On the other hand, we will not able to create the 63904082th file on our filesystem because, we only have 63904081 inodes available and that's why we will end up with the "No space left on device" error. In this kind of a scenario, we will need to reformat our filesystem with a higher number of inode counto to store more files on it.

Let's make  a conclusion for this part;
What have we learned?

1)Inodes are created automatically when we create the filesystem.
2)Inodes are occupied when we create files on our filesystems.
3)In order to be able to create x amount of files in our filesystem, we need to have at least x amount of inodes available in our filesystem
4)Small sized(or let's say almost zero sized) files occupy near-zero space, but they still occupy inodes.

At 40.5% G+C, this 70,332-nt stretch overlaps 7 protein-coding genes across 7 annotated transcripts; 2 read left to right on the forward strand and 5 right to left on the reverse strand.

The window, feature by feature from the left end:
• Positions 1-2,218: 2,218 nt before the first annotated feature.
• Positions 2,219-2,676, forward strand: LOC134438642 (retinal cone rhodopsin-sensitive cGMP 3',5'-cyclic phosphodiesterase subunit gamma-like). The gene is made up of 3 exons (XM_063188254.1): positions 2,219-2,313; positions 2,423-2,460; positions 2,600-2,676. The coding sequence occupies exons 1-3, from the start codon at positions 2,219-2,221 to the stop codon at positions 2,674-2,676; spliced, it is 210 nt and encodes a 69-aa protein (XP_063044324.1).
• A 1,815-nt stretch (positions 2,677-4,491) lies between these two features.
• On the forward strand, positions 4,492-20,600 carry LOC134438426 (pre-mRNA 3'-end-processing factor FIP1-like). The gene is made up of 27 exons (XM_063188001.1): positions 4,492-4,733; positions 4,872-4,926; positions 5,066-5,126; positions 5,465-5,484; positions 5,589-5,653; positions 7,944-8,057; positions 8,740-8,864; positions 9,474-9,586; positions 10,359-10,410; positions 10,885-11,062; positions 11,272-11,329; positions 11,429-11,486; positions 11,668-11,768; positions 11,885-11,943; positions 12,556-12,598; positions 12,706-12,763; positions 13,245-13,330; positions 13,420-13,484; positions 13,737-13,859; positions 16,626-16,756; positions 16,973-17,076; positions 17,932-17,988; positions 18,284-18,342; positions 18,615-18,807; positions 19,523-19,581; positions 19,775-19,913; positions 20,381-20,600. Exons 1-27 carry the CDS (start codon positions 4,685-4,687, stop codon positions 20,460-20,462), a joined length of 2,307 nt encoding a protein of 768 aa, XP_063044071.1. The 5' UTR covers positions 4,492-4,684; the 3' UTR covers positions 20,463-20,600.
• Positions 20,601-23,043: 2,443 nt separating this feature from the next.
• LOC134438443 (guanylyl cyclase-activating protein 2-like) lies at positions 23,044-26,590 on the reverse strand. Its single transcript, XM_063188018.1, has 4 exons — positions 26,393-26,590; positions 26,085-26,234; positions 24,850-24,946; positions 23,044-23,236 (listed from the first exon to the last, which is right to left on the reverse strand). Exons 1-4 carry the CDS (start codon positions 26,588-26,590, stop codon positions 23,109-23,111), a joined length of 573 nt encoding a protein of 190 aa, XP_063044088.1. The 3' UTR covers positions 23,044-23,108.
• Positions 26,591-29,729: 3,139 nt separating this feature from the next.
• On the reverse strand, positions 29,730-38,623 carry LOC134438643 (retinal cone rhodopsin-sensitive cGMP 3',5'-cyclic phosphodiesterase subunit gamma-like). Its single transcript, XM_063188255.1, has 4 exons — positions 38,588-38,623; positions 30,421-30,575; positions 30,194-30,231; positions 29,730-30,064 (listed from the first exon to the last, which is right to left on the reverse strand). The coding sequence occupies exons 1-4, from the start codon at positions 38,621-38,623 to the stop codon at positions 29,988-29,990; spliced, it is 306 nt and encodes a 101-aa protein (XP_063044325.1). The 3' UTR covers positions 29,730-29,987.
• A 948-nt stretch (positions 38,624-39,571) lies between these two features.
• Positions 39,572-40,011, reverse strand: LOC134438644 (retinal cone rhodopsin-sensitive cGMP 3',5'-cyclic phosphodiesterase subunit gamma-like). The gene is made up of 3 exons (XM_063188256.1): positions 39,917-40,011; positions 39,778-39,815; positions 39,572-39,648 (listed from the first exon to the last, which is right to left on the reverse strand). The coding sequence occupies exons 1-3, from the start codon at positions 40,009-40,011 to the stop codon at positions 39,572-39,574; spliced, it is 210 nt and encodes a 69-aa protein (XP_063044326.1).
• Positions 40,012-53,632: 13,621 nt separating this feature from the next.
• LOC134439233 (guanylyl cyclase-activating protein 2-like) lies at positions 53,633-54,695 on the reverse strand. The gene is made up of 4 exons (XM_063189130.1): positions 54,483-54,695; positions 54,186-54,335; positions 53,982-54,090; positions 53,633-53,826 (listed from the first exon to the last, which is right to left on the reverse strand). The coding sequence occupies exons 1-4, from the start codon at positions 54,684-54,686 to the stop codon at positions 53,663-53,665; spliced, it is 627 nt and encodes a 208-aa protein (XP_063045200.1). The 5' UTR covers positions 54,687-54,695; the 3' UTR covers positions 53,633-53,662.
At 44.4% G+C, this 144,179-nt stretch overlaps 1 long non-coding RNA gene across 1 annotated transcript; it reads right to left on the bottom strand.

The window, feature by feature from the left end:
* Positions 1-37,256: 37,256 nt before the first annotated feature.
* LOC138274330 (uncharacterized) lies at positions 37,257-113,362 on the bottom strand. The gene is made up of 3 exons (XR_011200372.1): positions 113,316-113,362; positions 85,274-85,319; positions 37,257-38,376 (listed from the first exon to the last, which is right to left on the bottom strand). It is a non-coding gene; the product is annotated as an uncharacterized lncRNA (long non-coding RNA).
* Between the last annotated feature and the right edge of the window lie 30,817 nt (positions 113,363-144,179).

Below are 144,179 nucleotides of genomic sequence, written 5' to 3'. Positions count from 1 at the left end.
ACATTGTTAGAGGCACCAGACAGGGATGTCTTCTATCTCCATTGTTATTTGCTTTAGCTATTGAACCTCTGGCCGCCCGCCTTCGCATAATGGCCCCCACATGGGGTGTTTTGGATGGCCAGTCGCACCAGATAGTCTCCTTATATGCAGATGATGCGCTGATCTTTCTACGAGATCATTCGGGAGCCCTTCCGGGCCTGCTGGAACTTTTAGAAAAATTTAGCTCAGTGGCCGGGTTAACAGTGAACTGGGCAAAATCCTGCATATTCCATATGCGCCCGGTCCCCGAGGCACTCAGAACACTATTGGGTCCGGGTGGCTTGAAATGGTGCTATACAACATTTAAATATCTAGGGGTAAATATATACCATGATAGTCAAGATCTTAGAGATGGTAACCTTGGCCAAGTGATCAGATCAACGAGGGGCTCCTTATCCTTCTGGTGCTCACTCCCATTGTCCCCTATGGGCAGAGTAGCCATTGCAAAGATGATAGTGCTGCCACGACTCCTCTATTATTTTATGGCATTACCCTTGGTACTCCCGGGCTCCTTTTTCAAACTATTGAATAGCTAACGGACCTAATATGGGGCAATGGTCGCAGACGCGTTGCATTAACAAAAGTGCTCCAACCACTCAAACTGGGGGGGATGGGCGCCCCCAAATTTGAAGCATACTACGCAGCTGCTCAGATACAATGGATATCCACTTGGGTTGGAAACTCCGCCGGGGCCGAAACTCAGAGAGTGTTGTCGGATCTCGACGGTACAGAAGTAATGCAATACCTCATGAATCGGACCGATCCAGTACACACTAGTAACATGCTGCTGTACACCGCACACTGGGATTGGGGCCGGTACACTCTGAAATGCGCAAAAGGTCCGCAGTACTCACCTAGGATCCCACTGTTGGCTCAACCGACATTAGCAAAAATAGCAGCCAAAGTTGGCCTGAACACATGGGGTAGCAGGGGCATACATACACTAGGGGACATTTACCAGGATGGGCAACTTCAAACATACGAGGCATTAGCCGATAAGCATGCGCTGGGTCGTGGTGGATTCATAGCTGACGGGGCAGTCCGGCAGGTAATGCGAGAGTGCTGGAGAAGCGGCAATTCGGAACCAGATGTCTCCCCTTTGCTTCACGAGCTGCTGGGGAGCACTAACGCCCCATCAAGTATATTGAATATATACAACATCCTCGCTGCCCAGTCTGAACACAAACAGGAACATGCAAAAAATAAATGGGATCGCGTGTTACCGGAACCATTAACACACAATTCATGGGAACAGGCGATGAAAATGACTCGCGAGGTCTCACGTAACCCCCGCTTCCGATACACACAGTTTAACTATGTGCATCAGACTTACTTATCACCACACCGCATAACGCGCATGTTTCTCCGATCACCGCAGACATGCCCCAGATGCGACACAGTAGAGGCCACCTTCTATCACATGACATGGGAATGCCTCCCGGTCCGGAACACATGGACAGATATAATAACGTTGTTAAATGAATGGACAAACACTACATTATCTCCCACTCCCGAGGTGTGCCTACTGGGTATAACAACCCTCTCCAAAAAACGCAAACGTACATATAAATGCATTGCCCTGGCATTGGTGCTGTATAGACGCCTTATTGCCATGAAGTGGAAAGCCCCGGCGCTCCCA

5)If we create a high number of small sized files, we may occupy all the inodes in our filesystem and we may encounter "No space left on device" errors, eventhough we have plenty of free space in our filesystem.
6)Once the filesystem is created, the only way to increase its inode counts, is to reformat it.

So, in brief we know that there may be cases where we should adjust the inode counts according to our needs.

At this point, lets make a visit to man page of mkfs.ext4 (it is an up-to-date fileystem available in Linux)

man mkfs.ext4 ->

-i bytes-per-inode
              Specify  the bytes/inode ratio.  mke2fs creates an inode for every bytes-per-inode bytes of space on the disk.  The larger the bytes-per-inode ratio,
              the fewer inodes will be created.  This value generally shouldnât be smaller than the blocksize of the filesystem, since in  that  case  more  inodes
              would  be  made  than  can ever be used.  Be warned that it is not possible to expand the number of inodes on a filesystem after it is created, so be